Friday, April 25, 2014

Think it's bad cycling in Delaware? Think again.

Wally Hertler's 2011 Tour of the Blue Ridge Parkway started in South Carolina, via Amtrak one-way from Wilmington

The below are poignant excerpts from the article as published in Atlantic Cities:

"A report on transportation spending by Advocacy Advance, a partner of the Alliance for Biking and Walking, found that the southern states spend the least on biking and walking safety infrastructure as a percentage of their total spending. Over the last few years, Massachusetts directed more than 5 percent of its transportation spending to bicycle and pedestrian facilities. In that same time period Louisiana, North Carolina, Florida, Alabama, South Carolina and Mississippi each devoted one half of one percent."

"The south is rife with stories of prominent cyclists who have been injured or killed. Last year Durham, North Carolina, lost one of its most beloved bikers, Seth Vidal, to a hit and run. The year before, Baton Rouge suffered the same fate. The year before that it was Charleston's turn. In one incident in Mississippi this past summer, 13 cyclists were struck at once in a massive accident that killed one and hospitalized the rest. Reckless driving caused all of these deaths. “Total lawlessness on behalf of drivers,” in the words of Peter Wilborn, founder of the national bike advocacy group and legal practice Bike Law.

"But Wilborn insists that education alone will never be enough to make the streets safe for bicycles. “Cycling fatalities are inversely proportional to the amount of money spent on bike infrastructure,” he says. “This is well documented. There is a number of what a state spends - and that number correlates almost exactly with its ranking on fatalities.” If you want to know the reason why South Carolina is unsafe, he says, look at how it doesn’t spend its money. Frankly, he adds, “South Carolina does as little as possible.”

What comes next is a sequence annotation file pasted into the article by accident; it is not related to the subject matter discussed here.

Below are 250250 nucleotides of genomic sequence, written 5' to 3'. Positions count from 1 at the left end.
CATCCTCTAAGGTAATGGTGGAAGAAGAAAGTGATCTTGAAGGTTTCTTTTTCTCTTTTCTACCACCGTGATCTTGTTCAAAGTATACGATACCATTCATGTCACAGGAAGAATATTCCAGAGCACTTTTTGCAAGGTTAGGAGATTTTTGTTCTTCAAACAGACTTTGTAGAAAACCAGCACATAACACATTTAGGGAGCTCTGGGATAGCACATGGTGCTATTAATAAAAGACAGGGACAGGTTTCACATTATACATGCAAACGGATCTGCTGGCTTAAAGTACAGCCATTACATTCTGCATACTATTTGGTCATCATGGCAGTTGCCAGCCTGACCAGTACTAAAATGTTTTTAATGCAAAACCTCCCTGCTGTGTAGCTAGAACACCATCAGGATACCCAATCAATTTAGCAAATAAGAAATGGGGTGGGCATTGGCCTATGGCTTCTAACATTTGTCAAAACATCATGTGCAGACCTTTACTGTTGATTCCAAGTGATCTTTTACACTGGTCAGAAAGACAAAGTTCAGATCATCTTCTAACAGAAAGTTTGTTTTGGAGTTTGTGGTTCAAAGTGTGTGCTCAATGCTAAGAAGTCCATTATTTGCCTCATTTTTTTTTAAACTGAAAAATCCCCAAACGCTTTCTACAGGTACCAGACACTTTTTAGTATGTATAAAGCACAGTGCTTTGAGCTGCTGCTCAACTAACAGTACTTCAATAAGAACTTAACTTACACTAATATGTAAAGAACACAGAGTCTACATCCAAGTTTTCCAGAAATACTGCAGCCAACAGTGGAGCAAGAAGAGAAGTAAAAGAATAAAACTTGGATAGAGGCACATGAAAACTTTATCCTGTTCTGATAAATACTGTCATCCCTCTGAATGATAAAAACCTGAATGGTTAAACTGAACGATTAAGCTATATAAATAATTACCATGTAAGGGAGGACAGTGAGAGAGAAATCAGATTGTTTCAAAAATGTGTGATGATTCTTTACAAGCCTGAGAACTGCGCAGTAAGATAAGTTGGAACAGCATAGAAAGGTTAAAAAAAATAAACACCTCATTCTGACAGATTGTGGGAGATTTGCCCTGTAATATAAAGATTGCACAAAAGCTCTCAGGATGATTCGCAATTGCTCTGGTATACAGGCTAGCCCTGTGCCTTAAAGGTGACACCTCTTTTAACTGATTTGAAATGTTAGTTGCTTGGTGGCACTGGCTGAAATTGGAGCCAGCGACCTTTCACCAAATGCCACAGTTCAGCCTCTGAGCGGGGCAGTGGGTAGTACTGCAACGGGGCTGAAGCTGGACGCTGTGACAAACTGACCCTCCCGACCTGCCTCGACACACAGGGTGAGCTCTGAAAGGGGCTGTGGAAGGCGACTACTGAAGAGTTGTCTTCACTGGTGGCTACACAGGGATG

"Melody Moody, the executive director of Bike Walk Mississippi, explains that her state has "a big issue with a lack of paved shoulders. We’ve been working on that for years, but with less success than we would have hoped."  [Read the whole article ...]

Poster's note: Delawareans are very fortunate to have paved shoulders on most medium to higher volume roads and arterials, with some limited bike lanes. In most states, shoulders are few and it is normal to find yourself riding in the lane on high speed roads - which can impede traffic and incite road rage. Shoulders do, however, invite higher overall speeds, and bicyclists are still not immune from distracted and aggressive driving. But such roads are safer, much more comfortable, and find favor with the vast majority of bicyclists. And we have managed to keep it that way with a solid history of on-road bicycling advocacy in Delaware.

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